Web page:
"I thank God this ordeal is over," she said after being released from the parish jail. "I did nothing wrong."
Police arrested Merlene Maten the day after the hurricane on charges she took $63.50 in goods from a looted deli. Though never before in trouble with the law, her bail was set at a stiff $50,000.
The town of 17,500 across the Mississippi River from New Orleans, has also been criticized for the actions of its police chief, Arthur Lawson Jr., who ordered officers to block a bridge leading into the community, shortly after Katrina's landfall. Gretna is almost two-thirds white. New Orleans is two-thirds black.
Family and eyewitnesses insist Maten only went to her car to get some sausage when officers cuffed her in frustration, unable to catch younger looters at a nearby store.
Despite intervention from the nation's largest senior lobby, volunteer lawyers from the Federal Emergency Management Agency and even a private attorney, the family fought a futile battle for 16 days to get her freed.
Then, hours after her plight was featured in an Associated Press story, a local judge on Thursday ordered Maten freed on her own recognizance, setting up a sweet reunion with her family.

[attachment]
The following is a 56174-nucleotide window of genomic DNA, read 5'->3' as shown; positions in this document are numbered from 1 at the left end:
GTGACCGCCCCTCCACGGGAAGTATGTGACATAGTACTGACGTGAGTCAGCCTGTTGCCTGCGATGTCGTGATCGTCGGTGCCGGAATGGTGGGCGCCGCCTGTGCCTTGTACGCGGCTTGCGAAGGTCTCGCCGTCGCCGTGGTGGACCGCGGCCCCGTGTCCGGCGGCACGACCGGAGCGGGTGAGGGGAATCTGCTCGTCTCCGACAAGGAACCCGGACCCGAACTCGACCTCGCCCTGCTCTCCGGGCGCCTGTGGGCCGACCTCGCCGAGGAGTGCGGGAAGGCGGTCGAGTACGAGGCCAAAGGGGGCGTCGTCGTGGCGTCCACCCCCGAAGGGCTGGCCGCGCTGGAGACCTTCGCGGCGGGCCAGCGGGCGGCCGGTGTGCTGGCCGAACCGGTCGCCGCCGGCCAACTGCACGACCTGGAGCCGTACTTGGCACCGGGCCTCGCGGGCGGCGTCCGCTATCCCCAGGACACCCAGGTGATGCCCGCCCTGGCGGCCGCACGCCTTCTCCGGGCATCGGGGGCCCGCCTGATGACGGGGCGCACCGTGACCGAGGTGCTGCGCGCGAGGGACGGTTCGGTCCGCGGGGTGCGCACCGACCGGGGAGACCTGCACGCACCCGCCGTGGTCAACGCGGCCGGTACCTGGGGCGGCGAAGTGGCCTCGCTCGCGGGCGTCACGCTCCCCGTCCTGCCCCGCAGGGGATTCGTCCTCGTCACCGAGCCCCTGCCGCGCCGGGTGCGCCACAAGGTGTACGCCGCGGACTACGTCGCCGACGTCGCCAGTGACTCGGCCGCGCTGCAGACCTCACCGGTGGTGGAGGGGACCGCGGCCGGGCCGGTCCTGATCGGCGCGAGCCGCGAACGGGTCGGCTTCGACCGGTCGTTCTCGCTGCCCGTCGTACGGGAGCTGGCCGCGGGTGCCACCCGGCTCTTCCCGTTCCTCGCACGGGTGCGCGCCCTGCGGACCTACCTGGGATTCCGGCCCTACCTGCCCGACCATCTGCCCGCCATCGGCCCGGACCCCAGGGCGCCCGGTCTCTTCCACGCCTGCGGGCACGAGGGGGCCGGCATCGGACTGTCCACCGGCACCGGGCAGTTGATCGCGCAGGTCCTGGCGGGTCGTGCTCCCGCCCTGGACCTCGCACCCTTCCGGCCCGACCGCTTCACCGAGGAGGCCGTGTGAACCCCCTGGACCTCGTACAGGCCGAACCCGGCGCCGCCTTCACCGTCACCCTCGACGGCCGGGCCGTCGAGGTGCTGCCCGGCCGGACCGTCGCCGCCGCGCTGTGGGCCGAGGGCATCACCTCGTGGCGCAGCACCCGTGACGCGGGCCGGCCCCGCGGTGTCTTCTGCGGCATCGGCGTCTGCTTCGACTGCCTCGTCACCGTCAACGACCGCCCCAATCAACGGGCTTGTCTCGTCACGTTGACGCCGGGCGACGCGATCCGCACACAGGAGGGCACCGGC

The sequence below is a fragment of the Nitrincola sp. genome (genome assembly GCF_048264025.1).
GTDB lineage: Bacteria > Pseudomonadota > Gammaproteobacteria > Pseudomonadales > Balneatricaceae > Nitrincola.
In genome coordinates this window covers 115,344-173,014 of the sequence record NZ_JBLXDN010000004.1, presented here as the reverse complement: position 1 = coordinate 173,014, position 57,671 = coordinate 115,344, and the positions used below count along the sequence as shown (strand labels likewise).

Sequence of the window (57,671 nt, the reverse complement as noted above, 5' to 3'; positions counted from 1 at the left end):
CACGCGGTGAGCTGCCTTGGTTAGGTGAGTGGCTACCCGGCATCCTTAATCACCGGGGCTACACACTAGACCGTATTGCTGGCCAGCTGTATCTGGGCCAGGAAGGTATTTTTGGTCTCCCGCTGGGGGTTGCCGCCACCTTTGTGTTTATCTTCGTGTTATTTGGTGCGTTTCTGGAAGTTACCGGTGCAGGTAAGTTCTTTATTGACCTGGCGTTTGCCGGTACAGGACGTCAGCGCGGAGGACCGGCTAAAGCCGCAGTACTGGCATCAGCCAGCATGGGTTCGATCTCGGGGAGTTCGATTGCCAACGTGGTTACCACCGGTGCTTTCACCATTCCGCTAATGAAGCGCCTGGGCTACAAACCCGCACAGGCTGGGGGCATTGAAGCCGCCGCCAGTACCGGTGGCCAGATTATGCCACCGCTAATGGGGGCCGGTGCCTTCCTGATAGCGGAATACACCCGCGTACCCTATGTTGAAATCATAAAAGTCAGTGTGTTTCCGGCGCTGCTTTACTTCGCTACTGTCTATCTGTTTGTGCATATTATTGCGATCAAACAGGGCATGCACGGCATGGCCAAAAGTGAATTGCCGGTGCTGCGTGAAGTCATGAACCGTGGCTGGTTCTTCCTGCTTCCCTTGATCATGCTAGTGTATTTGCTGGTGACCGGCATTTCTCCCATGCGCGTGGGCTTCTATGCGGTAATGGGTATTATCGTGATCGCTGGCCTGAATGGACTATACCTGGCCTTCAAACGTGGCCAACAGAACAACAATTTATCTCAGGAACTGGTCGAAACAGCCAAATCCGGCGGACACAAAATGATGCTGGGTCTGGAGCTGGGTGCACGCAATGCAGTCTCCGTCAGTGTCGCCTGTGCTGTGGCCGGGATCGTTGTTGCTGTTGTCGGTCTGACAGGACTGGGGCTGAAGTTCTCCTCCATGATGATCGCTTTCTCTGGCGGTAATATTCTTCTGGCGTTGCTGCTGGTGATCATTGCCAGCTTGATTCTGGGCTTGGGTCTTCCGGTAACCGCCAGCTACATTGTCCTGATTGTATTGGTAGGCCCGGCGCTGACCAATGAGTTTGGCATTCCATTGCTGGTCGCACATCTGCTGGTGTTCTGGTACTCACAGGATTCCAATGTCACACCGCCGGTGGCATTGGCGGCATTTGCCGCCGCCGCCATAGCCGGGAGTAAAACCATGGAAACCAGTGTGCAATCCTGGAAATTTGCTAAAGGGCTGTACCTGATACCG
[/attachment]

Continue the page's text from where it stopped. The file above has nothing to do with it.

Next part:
"I'm just gonna hug her and say 'Mom, I'm so sorry this had to happen,"' Maten's tearful daughter, Elois Short, told AP shortly after getting the news.
Maten must still face the looting charge at a court hearing in October. But the family, armed with several witnesses, intends to prove she was wrongly arrested outside the hotel.
"There were people looting, but she wasn't one of them. Instead of chasing after people who were running, they (police) grabbed the old lady who was walking," said Short, who works in traffic enforcement for neighboring New Orleans police.
Defense attorney Daniel Becnel, family members and witnesses said police snared Maten in the parking lot of a hotel after floodwaters swamped her New Orleans home. She had paid for her room with a credit card and followed authorities' instructions to pack extra food, they said.